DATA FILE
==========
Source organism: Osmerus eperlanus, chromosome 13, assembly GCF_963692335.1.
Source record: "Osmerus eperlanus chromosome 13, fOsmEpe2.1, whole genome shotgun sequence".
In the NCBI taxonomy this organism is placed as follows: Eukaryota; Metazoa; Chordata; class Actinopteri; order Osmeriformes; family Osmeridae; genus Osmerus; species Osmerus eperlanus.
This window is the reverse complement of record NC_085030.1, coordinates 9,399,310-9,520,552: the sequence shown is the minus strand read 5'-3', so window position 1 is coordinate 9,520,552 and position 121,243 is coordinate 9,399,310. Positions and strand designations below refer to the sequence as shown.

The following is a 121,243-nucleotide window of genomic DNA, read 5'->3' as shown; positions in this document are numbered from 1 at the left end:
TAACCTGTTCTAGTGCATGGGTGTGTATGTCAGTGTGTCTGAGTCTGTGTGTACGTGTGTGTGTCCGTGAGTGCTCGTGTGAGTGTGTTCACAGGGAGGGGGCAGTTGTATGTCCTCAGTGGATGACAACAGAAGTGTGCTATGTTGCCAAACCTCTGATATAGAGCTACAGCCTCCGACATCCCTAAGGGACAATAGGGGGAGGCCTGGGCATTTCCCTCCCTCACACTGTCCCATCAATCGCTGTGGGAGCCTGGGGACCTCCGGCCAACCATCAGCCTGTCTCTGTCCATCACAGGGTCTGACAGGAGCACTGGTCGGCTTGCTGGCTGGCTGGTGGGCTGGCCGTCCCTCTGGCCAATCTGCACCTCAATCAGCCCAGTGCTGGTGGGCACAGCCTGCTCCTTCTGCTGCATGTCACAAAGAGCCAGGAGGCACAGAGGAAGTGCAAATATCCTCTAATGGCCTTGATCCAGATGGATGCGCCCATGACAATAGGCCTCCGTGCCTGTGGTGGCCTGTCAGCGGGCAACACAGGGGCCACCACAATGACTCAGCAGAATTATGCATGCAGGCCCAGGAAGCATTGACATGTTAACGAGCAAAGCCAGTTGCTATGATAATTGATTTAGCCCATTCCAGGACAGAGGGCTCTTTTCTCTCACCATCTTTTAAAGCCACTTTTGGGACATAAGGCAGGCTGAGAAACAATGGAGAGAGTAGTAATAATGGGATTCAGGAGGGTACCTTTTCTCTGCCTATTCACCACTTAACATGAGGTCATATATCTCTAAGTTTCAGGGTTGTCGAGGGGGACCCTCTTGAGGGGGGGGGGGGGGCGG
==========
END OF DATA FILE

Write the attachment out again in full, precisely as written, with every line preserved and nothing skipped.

Source organism: Osmerus eperlanus, chromosome 13, assembly GCF_963692335.1.
Source record: "Osmerus eperlanus chromosome 13, fOsmEpe2.1, whole genome shotgun sequence".
In the NCBI taxonomy this organism is placed as follows: Eukaryota; Metazoa; Chordata; class Actinopteri; order Osmeriformes; family Osmeridae; genus Osmerus; species Osmerus eperlanus.
This window is the reverse complement of record NC_085030.1, coordinates 9,399,310-9,520,552: the sequence shown is the minus strand read 5'-3', so window position 1 is coordinate 9,520,552 and position 121,243 is coordinate 9,399,310. Positions and strand designations below refer to the sequence as shown.

The following is a 121,243-nucleotide window of genomic DNA, read 5'->3' as shown; positions in this document are numbered from 1 at the left end:
TAACCTGTTCTAGTGCATGGGTGTGTATGTCAGTGTGTCTGAGTCTGTGTGTACGTGTGTGTGTCCGTGAGTGCTCGTGTGAGTGTGTTCACAGGGAGGGGGCAGTTGTATGTCCTCAGTGGATGACAACAGAAGTGTGCTATGTTGCCAAACCTCTGATATAGAGCTACAGCCTCCGACATCCCTAAGGGACAATAGGGGGAGGCCTGGGCATTTCCCTCCCTCACACTGTCCCATCAATCGCTGTGGGAGCCTGGGGACCTCCGGCCAACCATCAGCCTGTCTCTGTCCATCACAGGGTCTGACAGGAGCACTGGTCGGCTTGCTGGCTGGCTGGTGGGCTGGCCGTCCCTCTGGCCAATCTGCACCTCAATCAGCCCAGTGCTGGTGGGCACAGCCTGCTCCTTCTGCTGCATGTCACAAAGAGCCAGGAGGCACAGAGGAAGTGCAAATATCCTCTAATGGCCTTGATCCAGATGGATGCGCCCATGACAATAGGCCTCCGTGCCTGTGGTGGCCTGTCAGCGGGCAACACAGGGGCCACCACAATGACTCAGCAGAATTATGCATGCAGGCCCAGGAAGCATTGACATGTTAACGAGCAAAGCCAGTTGCTATGATAATTGATTTAGCCCATTCCAGGACAGAGGGCTCTTTTCTCTCACCATCTTTTAAAGCCACTTTTGGGACATAAGGCAGGCTGAGAAACAATGGAGAGAGTAGTAATAATGGGATTCAGGAGGGTACCTTTTCTCTGCCTATTCACCACTTAACATGAGGTCATATATCTCTAAGTTTCAGGGTTGTCGAGGGGGACCCTCTTGAGGGGGGGGGGGGGGCGG